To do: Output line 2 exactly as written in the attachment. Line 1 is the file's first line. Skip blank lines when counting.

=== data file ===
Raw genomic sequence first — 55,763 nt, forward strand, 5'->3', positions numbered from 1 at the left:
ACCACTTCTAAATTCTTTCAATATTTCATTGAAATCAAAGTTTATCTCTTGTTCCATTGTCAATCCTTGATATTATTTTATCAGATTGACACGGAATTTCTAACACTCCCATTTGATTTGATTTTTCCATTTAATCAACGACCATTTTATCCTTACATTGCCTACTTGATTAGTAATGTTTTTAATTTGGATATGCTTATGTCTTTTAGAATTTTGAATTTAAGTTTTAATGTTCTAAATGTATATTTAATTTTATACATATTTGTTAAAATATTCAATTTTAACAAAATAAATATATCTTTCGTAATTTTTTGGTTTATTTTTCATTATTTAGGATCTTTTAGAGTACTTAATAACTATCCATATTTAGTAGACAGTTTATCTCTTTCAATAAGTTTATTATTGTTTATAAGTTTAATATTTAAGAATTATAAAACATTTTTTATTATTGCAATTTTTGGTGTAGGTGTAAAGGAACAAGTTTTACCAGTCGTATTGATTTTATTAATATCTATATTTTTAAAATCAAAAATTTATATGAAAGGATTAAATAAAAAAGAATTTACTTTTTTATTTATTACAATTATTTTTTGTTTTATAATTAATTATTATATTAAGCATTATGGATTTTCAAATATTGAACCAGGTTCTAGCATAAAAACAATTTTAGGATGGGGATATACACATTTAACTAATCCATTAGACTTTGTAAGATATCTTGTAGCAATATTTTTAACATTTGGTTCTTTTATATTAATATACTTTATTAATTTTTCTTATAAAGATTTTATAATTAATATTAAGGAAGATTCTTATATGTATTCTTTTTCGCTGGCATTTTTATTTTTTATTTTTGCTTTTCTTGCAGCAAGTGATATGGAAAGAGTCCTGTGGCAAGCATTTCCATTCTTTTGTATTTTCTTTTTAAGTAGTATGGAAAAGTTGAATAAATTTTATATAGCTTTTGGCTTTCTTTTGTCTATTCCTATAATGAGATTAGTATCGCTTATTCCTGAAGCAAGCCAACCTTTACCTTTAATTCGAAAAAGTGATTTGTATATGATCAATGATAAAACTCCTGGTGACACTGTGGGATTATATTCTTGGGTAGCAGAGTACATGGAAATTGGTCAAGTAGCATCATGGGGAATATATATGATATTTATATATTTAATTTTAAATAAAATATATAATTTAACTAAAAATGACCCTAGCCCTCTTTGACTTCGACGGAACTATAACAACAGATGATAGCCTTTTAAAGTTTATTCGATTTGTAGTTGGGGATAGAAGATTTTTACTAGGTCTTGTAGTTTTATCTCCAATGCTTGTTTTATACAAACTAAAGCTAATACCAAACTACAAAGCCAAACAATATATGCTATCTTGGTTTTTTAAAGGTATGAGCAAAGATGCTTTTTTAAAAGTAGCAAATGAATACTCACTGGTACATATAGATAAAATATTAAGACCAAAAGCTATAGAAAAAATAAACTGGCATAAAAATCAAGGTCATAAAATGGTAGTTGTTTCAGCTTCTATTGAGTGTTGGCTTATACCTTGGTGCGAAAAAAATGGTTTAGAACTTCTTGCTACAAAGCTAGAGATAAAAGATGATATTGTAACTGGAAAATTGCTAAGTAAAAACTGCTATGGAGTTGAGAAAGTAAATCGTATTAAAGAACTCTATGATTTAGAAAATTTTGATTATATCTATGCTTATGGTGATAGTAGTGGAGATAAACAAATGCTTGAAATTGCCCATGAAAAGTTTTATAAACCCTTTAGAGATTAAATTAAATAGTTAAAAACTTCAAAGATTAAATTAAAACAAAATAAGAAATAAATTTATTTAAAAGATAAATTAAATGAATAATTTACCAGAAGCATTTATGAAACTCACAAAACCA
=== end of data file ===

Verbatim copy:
ACCACTTCTAAATTCTTTCAATATTTCATTGAAATCAAAGTTTATCTCTTGTTCCATTGTCAATCCTTGATATTATTTTATCAGATTGACACGGAATTTCTAACACTCCCATTTGATTTGATTTTTCCATTTAATCAACGACCATTTTATCCTTACATTGCCTACTTGATTAGTAATGTTTTTAATTTGGATATGCTTATGTCTTTTAGAATTTTGAATTTAAGTTTTAATGTTCTAAATGTATATTTAATTTTATACATATTTGTTAAAATATTCAATTTTAACAAAATAAATATATCTTTCGTAATTTTTTGGTTTATTTTTCATTATTTAGGATCTTTTAGAGTACTTAATAACTATCCATATTTAGTAGACAGTTTATCTCTTTCAATAAGTTTATTATTGTTTATAAGTTTAATATTTAAGAATTATAAAACATTTTTTATTATTGCAATTTTTGGTGTAGGTGTAAAGGAACAAGTTTTACCAGTCGTATTGATTTTATTAATATCTATATTTTTAAAATCAAAAATTTATATGAAAGGATTAAATAAAAAAGAATTTACTTTTTTATTTATTACAATTATTTTTTGTTTTATAATTAATTATTATATTAAGCATTATGGATTTTCAAATATTGAACCAGGTTCTAGCATAAAAACAATTTTAGGATGGGGATATACACATTTAACTAATCCATTAGACTTTGTAAGATATCTTGTAGCAATATTTTTAACATTTGGTTCTTTTATATTAATATACTTTATTAATTTTTCTTATAAAGATTTTATAATTAATATTAAGGAAGATTCTTATATGTATTCTTTTTCGCTGGCATTTTTATTTTTTATTTTTGCTTTTCTTGCAGCAAGTGATATGGAAAGAGTCCTGTGGCAAGCATTTCCATTCTTTTGTATTTTCTTTTTAAGTAGTATGGAAAAGTTGAATAAATTTTATATAGCTTTTGGCTTTCTTTTGTCTATTCCTATAATGAGATTAGTATCGCTTATTCCTGAAGCAAGCCAACCTTTACCTTTAATTCGAAAAAGTGATTTGTATATGATCAATGATAAAACTCCTGGTGACACTGTGGGATTATATTCTTGGGTAGCAGAGTACATGGAAATTGGTCAAGTAGCATCATGGGGAATATATATGATATTTATATATTTAATTTTAAATAAAATATATAATTTAACTAAAAATGACCCTAGCCCTCTTTGACTTCGACGGAACTATAACAACAGATGATAGCCTTTTAAAGTTTATTCGATTTGTAGTTGGGGATAGAAGATTTTTACTAGGTCTTGTAGTTTTATCTCCAATGCTTGTTTTATACAAACTAAAGCTAATACCAAACTACAAAGCCAAACAATATATGCTATCTTGGTTTTTTAAAGGTATGAGCAAAGATGCTTTTTTAAAAGTAGCAAATGAATACTCACTGGTACATATAGATAAAATATTAAGACCAAAAGCTATAGAAAAAATAAACTGGCATAAAAATCAAGGTCATAAAATGGTAGTTGTTTCAGCTTCTATTGAGTGTTGGCTTATACCTTGGTGCGAAAAAAATGGTTTAGAACTTCTTGCTACAAAGCTAGAGATAAAAGATGATATTGTAACTGGAAAATTGCTAAGTAAAAACTGCTATGGAGTTGAGAAAGTAAATCGTATTAAAGAACTCTATGATTTAGAAAATTTTGATTATATCTATGCTTATGGTGATAGTAGTGGAGATAAACAAATGCTTGAAATTGCCCATGAAAAGTTTTATAAACCCTTTAGAGATTAAATTAAATAGTTAAAAACTTCAAAGATTAAATTAAAACAAAATAAGAAATAAATTTATTTAAAAGATAAATTAAATGAATAATTTACCAGAAGCATTTATGAAACTCACAAAACCA